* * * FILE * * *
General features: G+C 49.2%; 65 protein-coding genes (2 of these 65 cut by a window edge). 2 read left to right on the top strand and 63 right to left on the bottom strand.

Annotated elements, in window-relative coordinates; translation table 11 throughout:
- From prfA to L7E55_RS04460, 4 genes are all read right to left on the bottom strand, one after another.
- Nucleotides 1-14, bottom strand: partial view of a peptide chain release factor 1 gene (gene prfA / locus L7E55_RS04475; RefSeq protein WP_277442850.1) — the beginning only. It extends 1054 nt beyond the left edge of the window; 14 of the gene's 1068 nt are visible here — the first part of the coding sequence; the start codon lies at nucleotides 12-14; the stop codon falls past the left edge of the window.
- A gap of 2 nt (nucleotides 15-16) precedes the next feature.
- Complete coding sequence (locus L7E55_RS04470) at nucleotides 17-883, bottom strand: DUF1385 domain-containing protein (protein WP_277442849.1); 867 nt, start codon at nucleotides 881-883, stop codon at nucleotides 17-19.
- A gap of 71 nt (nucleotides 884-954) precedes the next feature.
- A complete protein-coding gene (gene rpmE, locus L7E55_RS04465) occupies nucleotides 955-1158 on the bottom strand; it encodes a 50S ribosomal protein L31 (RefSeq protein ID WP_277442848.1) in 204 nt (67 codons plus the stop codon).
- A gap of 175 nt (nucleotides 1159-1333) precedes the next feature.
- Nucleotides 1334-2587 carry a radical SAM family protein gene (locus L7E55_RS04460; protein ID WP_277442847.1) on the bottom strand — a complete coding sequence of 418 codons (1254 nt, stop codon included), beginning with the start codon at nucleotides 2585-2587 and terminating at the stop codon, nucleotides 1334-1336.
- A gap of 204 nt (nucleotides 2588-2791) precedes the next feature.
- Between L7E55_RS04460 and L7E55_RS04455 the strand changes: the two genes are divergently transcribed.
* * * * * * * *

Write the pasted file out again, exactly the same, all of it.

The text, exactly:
General features: G+C 49.2%; 65 protein-coding genes (2 of these 65 cut by a window edge). 2 read left to right on the top strand and 63 right to left on the bottom strand.

Annotated elements, in window-relative coordinates; translation table 11 throughout:
- From prfA to L7E55_RS04460, 4 genes are all read right to left on the bottom strand, one after another.
- Nucleotides 1-14, bottom strand: partial view of a peptide chain release factor 1 gene (gene prfA / locus L7E55_RS04475; RefSeq protein WP_277442850.1) — the beginning only. It extends 1054 nt beyond the left edge of the window; 14 of the gene's 1068 nt are visible here — the first part of the coding sequence; the start codon lies at nucleotides 12-14; the stop codon falls past the left edge of the window.
- A gap of 2 nt (nucleotides 15-16) precedes the next feature.
- Complete coding sequence (locus L7E55_RS04470) at nucleotides 17-883, bottom strand: DUF1385 domain-containing protein (protein WP_277442849.1); 867 nt, start codon at nucleotides 881-883, stop codon at nucleotides 17-19.
- A gap of 71 nt (nucleotides 884-954) precedes the next feature.
- A complete protein-coding gene (gene rpmE, locus L7E55_RS04465) occupies nucleotides 955-1158 on the bottom strand; it encodes a 50S ribosomal protein L31 (RefSeq protein ID WP_277442848.1) in 204 nt (67 codons plus the stop codon).
- A gap of 175 nt (nucleotides 1159-1333) precedes the next feature.
- Nucleotides 1334-2587 carry a radical SAM family protein gene (locus L7E55_RS04460; protein ID WP_277442847.1) on the bottom strand — a complete coding sequence of 418 codons (1254 nt, stop codon included), beginning with the start codon at nucleotides 2585-2587 and terminating at the stop codon, nucleotides 1334-1336.
- A gap of 204 nt (nucleotides 2588-2791) precedes the next feature.
- Between L7E55_RS04460 and L7E55_RS04455 the strand changes: the two genes are divergently transcribed.